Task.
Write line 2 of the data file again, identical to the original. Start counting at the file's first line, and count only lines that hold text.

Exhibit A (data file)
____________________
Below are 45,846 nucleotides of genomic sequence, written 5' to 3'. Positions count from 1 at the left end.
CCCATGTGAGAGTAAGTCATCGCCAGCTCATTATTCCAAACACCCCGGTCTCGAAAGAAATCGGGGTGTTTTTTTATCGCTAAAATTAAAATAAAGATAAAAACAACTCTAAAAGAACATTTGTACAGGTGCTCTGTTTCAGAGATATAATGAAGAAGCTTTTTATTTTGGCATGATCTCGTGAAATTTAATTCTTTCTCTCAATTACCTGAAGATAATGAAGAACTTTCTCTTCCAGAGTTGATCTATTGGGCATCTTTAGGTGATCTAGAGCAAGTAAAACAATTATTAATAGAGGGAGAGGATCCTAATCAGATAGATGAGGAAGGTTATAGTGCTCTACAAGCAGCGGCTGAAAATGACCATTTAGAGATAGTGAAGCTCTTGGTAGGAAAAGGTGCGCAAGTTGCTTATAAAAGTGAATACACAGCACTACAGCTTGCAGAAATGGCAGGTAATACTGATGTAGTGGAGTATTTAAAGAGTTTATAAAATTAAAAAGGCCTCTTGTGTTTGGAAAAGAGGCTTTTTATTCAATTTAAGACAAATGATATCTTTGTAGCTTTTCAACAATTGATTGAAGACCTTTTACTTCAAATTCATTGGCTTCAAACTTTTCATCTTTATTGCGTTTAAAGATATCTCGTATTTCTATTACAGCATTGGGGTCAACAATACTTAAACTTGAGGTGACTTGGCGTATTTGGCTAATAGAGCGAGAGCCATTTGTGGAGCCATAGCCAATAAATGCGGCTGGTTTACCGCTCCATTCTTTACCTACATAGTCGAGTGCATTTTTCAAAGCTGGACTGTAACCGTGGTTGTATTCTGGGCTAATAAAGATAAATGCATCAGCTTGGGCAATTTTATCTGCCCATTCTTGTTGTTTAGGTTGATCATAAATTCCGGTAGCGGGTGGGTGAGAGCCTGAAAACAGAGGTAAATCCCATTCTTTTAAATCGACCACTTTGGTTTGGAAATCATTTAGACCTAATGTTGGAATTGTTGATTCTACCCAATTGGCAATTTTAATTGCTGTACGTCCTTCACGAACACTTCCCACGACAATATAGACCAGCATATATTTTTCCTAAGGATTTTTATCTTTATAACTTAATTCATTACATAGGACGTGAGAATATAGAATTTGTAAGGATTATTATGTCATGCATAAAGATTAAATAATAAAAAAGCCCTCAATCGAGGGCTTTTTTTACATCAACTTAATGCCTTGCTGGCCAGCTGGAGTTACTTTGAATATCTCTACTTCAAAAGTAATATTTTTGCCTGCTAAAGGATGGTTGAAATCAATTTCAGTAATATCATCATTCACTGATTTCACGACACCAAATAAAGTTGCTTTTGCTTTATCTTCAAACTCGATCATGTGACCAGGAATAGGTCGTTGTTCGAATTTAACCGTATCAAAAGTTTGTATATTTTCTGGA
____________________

CCCATGTGAGAGTAAGTCATCGCCAGCTCATTATTCCAAACACCCCGGTCTCGAAAGAAATCGGGGTGTTTTTTTATCGCTAAAATTAAAATAAAGATAAAAACAACTCTAAAAGAACATTTGTACAGGTGCTCTGTTTCAGAGATATAATGAAGAAGCTTTTTATTTTGGCATGATCTCGTGAAATTTAATTCTTTCTCTCAATTACCTGAAGATAATGAAGAACTTTCTCTTCCAGAGTTGATCTATTGGGCATCTTTAGGTGATCTAGAGCAAGTAAAACAATTATTAATAGAGGGAGAGGATCCTAATCAGATAGATGAGGAAGGTTATAGTGCTCTACAAGCAGCGGCTGAAAATGACCATTTAGAGATAGTGAAGCTCTTGGTAGGAAAAGGTGCGCAAGTTGCTTATAAAAGTGAATACACAGCACTACAGCTTGCAGAAATGGCAGGTAATACTGATGTAGTGGAGTATTTAAAGAGTTTATAAAATTAAAAAGGCCTCTTGTGTTTGGAAAAGAGGCTTTTTATTCAATTTAAGACAAATGATATCTTTGTAGCTTTTCAACAATTGATTGAAGACCTTTTACTTCAAATTCATTGGCTTCAAACTTTTCATCTTTATTGCGTTTAAAGATATCTCGTATTTCTATTACAGCATTGGGGTCAACAATACTTAAACTTGAGGTGACTTGGCGTATTTGGCTAATAGAGCGAGAGCCATTTGTGGAGCCATAGCCAATAAATGCGGCTGGTTTACCGCTCCATTCTTTACCTACATAGTCGAGTGCATTTTTCAAAGCTGGACTGTAACCGTGGTTGTATTCTGGGCTAATAAAGATAAATGCATCAGCTTGGGCAATTTTATCTGCCCATTCTTGTTGTTTAGGTTGATCATAAATTCCGGTAGCGGGTGGGTGAGAGCCTGAAAACAGAGGTAAATCCCATTCTTTTAAATCGACCACTTTGGTTTGGAAATCATTTAGACCTAATGTTGGAATTGTTGATTCTACCCAATTGGCAATTTTAATTGCTGTACGTCCTTCACGAACACTTCCCACGACAATATAGACCAGCATATATTTTTCCTAAGGATTTTTATCTTTATAACTTAATTCATTACATAGGACGTGAGAATATAGAATTTGTAAGGATTATTATGTCATGCATAAAGATTAAATAATAAAAAAGCCCTCAATCGAGGGCTTTTTTTACATCAACTTAATGCCTTGCTGGCCAGCTGGAGTTACTTTGAATATCTCTACTTCAAAAGTAATATTTTTGCCTGCTAAAGGATGGTTGAAATCAATTTCAGTAATATCATCATTCACTGATTTCACGACACCAAATAAAGTTGCTTTTGCTTTATCTTCAAACTCGATCATGTGACCAGGAATAGGTCGTTGTTCGAATTTAACCGTATCAAAAGTTTGTATATTTTCTGGA